Recently, we at Ministry of Imagery decided to try a different approach. Two of our friends from college work for a gaming company that has three offices between New York and Canada. These friends had “regular” work complaints that were foreign to us: staff meetings, early mornings, occasional bouts of tedium. But they had steady paychecks and weren’t malnourished. When the friend who has a more senior writing position in the company told us that we should apply, we thought it over.
The negative aspects of being a freelancer are many. You don’t have health insurance, so skateboarding is frequently fraught with trepidation about falling and breaking teeth, pelvis, or wrist. You’re never sure if that awesome next job is around the bend, or if all you’ll find in your Inbox is the cyber-equivalent of dust-bunnies with a soundtrack of crickets. If you don’t know the client you’re working for, or if they weren’t referred to you, you can never be sure, really and truly sure, that they will not flake on payment or change the deliverables at the last minute. We’re rarely able to save any money at all, and on the worst months there’s a fear of not making rent or, more likely, rent being made but something else being sacrificed, such as food or the power bill. Being a freelancer is like being a rodeo clown, it’s thankless, dangerous, and fucking exciting. Also, many of us are alcoholics.
We recognize all of these complaints on a daily, high-pitched basis. Simon often conquers stress by sleeping, I am more of the pace-and-wring-hands variety. But even with all of these fairly severe drawbacks to the job, it does suit us. We are able to roll out of bed and start working together. We make our own hours, devise our own quirky systems, and feed off of each other in a way that I can guarantee that no one in a desk job does with their fellow employees. Simon blasts rap and eats Doritos while working, he also has a tendency to take breaks to skate around town or grab a Coke at the bar down the street. I listen to ‘90s dark wave and drink so many cups of tea that, if I were in an office, I’d be the one who had to replace the supplies in the break room. Both of us are able to be somewhat hedonistic, if we don’t feel like talking to people when we work, we shut our doors and stop taking personal calls. If we feel like working naked, or not showering, or rhyming along with Lil’ Kim on our speakers, we can. My friend who works in the gaming company said to me once that she was jealous that I could take a nap. Like, whenever.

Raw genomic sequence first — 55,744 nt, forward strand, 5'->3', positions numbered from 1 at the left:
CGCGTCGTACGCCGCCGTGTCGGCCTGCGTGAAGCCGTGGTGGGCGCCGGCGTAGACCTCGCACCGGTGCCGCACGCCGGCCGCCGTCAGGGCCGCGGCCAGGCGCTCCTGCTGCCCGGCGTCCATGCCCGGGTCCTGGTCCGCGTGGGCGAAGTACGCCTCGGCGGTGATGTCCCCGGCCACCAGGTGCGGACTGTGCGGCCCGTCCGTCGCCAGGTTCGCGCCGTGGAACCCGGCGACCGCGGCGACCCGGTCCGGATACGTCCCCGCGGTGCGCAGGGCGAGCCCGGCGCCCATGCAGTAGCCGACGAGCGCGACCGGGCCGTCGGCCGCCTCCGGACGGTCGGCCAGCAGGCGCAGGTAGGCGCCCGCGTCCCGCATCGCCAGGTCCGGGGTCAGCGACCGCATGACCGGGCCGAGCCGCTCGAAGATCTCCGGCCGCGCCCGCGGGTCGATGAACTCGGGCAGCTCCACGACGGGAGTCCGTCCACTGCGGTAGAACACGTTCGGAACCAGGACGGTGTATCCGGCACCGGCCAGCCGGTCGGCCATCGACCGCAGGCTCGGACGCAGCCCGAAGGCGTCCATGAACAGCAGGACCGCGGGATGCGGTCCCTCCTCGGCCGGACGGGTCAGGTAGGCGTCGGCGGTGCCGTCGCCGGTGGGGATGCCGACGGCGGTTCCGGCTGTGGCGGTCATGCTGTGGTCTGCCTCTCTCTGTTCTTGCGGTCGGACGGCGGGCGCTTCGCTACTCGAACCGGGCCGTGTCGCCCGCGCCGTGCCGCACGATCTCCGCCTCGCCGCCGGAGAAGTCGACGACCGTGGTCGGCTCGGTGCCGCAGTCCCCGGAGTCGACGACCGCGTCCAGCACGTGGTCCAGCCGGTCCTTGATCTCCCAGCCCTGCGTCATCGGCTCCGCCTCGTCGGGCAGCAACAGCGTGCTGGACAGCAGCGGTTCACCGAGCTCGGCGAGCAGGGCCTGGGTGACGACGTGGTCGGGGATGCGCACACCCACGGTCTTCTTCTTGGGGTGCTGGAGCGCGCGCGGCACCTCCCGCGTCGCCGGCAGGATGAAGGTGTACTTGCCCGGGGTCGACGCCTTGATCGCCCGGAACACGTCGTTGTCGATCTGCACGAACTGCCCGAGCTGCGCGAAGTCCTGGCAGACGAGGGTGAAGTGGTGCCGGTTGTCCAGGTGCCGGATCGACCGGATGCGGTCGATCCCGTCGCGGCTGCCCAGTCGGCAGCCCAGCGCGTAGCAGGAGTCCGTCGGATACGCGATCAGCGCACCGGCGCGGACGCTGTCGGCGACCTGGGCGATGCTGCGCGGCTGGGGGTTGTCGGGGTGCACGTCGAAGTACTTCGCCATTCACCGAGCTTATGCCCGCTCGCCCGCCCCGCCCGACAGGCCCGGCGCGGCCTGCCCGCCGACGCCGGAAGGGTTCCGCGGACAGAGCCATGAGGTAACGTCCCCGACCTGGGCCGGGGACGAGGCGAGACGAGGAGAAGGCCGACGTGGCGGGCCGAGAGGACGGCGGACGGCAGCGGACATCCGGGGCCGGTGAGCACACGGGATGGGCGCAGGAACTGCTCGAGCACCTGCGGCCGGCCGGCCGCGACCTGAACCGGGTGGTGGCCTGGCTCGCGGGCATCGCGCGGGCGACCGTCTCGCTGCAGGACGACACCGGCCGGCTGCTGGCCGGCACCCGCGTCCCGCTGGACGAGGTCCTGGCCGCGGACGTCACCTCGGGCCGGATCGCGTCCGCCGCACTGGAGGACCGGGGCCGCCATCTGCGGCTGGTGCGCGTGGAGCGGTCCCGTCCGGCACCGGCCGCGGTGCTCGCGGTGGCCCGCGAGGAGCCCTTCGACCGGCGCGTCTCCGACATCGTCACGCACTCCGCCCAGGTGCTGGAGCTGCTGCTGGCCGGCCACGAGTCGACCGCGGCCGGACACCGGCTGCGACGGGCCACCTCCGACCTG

But at our age, freelancing feels a little old, not in the sense that the job itself has gotten dull, but that larger things are looming on the horizon. How will either of us ever be able to have a home, or a family, or the ability to take a day off? We just keep hoping that tomorrow will be different. Tomorrow, tomorrow. This gaming gig was like our Daddy Warbucks. We sent our resumes, both of which clearly proved we were qualified both in experience and education. We sent solid dramatic writing samples that illustrated our mastery of the craft we had both studied. And then we waited.
At first we were told that we would likely hear about a decision in three weeks, good or bad. The senior writer then wound up traveling to both offices in the Land of Eh. Three weeks turned into four, turned into six. We sent two polite follow-up letters, that restated our interest.
The writer wrote back, the first time to say he’d know more in a week. The week passed. Then, following our letter ten days later, we were told that the company had instated a hiring freeze in light of the current economic situation. They’d reevaluate all factors in January, and possibly begin hiring then if anything had changed internally or improved on a whole globally. We were still in the running for the pennant, but there was a rain delay. If you’re a baseball fan, you know how this usually works out.